Health Hero: Leola M. Hays

Leola, 78, lives in Montgomery, AL. She has suffered from arthritis for decades, but didn't give up on finding ways to cope with and manage this painful condition. Read on to see how she continues to overcome against the pain in her joints.

My Life with Osteoarthritis

My last job was in September 2004.  I stopped working because the company merged with another company and all of the employees were laid off.  Since then, it's been difficult to find another job. I have been divorced since 1973. My daughters are in their 50s and both are married.  For about 20 years, I actively dated, went out dancing, and just had fun to keep me feeling good and young.

My joints started bothering me at 45.  It seemed to happen gradually and I pretty much expected it because my mother had pretty bad joint pain as well.  I was always quite active, so it didn't slow me down too much.  I didn't go to the doctor about it until I was in my 60s. For a long time, I managed the pain on my own by taking aspirin, but I had to stop because I developed ulcers. I also took NSAIDS for a while, but I developed heart problems from it, so I had to quit taking those, too.  So now, I really don't take anything for it. I just hurt all the time.

I had an arthroscopy of one knee last year and the doctor said I had no cartilage in my knees because it was eaten up by arthritis.  So, I have to undergo a knee replacement.  My knees have bothered me more and more over the last 8 years, and it's very difficult for me to get up.  Even getting off the toilet can be a problem. One of my daughters bought risers to put on my toilets, and a handle in the tub. In the last 3-4 years, I have fallen and mostly landed on my knees about 5 times. They have definitely taken a beating.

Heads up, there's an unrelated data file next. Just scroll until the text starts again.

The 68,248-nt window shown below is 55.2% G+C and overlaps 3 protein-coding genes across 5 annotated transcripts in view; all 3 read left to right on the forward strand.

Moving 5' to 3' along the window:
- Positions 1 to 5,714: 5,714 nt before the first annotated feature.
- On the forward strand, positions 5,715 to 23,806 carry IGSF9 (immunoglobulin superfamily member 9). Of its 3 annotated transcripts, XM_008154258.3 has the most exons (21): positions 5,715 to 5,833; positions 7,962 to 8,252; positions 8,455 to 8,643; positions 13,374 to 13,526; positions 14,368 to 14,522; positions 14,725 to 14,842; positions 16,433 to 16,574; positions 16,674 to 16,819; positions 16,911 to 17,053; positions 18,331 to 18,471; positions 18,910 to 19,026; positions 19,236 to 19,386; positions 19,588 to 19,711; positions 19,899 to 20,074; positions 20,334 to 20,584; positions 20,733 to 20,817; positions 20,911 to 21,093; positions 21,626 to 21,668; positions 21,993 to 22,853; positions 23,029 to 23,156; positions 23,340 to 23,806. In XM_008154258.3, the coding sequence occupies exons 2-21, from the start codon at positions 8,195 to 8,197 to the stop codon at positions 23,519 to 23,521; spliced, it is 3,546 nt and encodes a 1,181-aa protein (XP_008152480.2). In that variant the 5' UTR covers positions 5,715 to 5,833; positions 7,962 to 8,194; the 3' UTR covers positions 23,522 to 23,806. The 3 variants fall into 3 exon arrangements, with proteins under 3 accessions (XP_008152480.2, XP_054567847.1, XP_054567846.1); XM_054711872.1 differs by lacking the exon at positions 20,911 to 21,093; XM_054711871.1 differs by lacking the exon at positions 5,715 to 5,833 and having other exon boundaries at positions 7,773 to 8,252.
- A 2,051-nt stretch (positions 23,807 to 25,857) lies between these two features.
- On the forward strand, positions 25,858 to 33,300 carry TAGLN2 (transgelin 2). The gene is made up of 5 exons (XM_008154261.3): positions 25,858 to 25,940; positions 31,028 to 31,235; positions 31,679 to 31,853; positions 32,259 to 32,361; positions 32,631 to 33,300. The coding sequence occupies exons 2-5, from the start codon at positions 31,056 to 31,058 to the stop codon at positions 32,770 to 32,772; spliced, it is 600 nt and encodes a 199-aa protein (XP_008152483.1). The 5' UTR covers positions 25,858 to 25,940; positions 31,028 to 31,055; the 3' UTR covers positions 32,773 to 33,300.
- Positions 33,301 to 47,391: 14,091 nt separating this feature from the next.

I broke a bone in one ankle about 3 years ago and recently sprained that same ankle in another fall, so I'm presently wearing an aircast.  Before that, in 2005, I fell on my right side and broke my pelvis. Plus, I broke my tailbone from falling out of my bathtub in 1994. I have knots on several fingers and my hands are in constant pain. My hips have hurt for as long as I can remember, so I tend to put pillows behind me.  But through all of the pain, I haven't gotten many crippling effects from it.

My arthritis doctor gave me a muscle relaxant to help me sleep and that's been a lifesaver.  Last winter, I started going to the gym.  This helped keep my bones and muscles in better shape and, all in all, I feel pretty good.  I still work in my yard even though it gets very hard for me.

I'm not a person who gets emotional about illnesses.  I pretty much expected to have arthritis and it didn't bother me at all. I would tell anyone who suffers from arthritis to try to do whatever they can.  Giving up is not going to help-you need to stay active. Take advice from your doctor and do what you can to relieve the pain.  I've always been a strong person about dealing with pain, and I realized that even more when I was troubled with arthritis.


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